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Pelican - Australasia CD (album) cover




Experimental/Post Metal

3.66 | 69 ratings

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Petrovsk Mizinski
Prog Reviewer
4 stars Pelican's debut album comes to us into the 3rd year of existence as a band, and recorded two years after their first EP. At this stage, the band was really beginning to capture the hearts of post metal fans, with their unique and fresh, but perhaps not quite yet fully evolved style. What we have here is a much more evolved style from their debut EP, tighter, more controlled, yet an unrestrained creative spirit is felt throughout.

After the first very quiet minute and 6 seconds of NightEndDay, it became apparent very quickly that I was in for a more interesting record than the debut EP. The sound was raw, just like the first EP, but perhaps not raw in exactly the same way, but rawness was an undeniable factor in Australasia's sound. Where the EP would set about on a crushing heavy onslaught for a lot of the time, Australasia was now more dynamic, more focused and refined (refined as a positive adjective in this case). NightEndDay displays a superior command of overall atmosphere, with great use of dynamics, much more noticeable and more frequent use of the guitar duo Trevor de Brauw and Laurent Schroeder-Lebec doing intricate tightly written separate parts, which adds to a greater sense of individual styles within the two guitarists. Being able to hear contrasting melody over the top of the crushing wall of rhythm guitar made it no less heavy for me, instead driving the listening experience to a more interesting and emotionally charging level.

Drought, while being perhaps a little similar in style to the sheer heaviness of the songs displayed on the EP, is again, like NightEndDay, a better display in controlled post metal dynamics compared to the EP. The riffs are dark, complemented very well by some of the melodies higher up in the range by the other guitar, and images of a dry barren drought stricken land can easily evoke in one's imagination. Despite the hypnotic chug of the guitar, there is enough movement to keep things more than interesting.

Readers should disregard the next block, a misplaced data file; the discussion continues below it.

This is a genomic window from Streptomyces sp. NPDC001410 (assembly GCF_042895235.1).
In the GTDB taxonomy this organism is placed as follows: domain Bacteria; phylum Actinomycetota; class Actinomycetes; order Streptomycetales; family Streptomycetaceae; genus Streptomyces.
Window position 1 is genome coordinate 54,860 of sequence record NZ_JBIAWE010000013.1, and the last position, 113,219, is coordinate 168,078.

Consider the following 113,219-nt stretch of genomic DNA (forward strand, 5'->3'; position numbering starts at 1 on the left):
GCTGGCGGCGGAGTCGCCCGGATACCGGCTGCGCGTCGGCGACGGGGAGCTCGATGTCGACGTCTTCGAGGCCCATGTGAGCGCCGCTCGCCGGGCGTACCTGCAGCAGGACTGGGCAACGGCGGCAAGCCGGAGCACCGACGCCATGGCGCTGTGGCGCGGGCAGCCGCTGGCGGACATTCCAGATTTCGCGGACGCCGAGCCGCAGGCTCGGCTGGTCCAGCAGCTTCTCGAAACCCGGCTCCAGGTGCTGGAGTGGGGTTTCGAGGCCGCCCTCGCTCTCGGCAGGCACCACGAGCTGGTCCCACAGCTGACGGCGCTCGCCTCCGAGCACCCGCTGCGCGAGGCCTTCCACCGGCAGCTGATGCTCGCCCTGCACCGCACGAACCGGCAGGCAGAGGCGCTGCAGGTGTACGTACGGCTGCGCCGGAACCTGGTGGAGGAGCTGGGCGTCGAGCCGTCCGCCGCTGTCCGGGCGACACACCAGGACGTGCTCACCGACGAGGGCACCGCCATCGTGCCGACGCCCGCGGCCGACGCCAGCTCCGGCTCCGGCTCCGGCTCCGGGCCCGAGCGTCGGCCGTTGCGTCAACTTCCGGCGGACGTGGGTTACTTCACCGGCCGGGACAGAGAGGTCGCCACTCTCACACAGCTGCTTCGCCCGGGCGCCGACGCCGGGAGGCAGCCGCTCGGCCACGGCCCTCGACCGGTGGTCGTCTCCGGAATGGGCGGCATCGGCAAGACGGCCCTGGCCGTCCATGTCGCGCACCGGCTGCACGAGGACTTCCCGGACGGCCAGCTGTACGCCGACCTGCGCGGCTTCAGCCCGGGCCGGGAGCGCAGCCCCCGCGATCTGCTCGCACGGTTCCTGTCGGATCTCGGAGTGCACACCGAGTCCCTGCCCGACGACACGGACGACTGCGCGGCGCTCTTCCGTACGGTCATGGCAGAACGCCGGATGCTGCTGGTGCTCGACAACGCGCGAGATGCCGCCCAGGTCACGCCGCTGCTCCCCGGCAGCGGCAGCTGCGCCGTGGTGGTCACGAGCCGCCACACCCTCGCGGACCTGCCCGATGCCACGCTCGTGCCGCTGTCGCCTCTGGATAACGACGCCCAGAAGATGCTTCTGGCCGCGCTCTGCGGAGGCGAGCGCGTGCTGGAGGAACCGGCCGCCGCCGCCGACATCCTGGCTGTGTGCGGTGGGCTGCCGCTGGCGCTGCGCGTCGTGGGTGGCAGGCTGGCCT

This album seems , to some extent anyway, to evoke a feeling of seasonal change, in keeping with heaviness-in-nature theme going on here. Where Drought was bleak and oppressive, Angel Tears has a sense of optimism but later contrasts this with some darker moments, perhaps suggestive of how things cannot remain purely hopeful. Even in the heaviness of it all, the band succeeded in displaying the optimistic emotion which is not always easy when things get as heavy as Pelican can get. Again, a great display of hope and happiness in GW.

Pelican had also expanded on their sound more with prominent use of acoustic guitar, particularly on Untitled, a major key and rather optimistic sounding track, breaking the mold of the sometimes expected always heavy, always bleak sound that post metal had become known for by some people.

While the album displays great post metal musicianship, perhaps Bryan Herweg on drums could have filled up space a little bit more. Another flaw, is due to the rather raw mix and possibly also because the Australasia sessions had to be rushed to get on the deadline, Larry Herweg's bass isn't always sitting very good in the mix, which has the unfortunate effect of detracting from the overall heaviness of the sound and also not making the record as interesting to listen to as it could have been. Nonetheless, an excellent effort by the band and a record that shows great progression in their sound song writing and musical maturity.

Petrovsk Mizinski | 4/5 |


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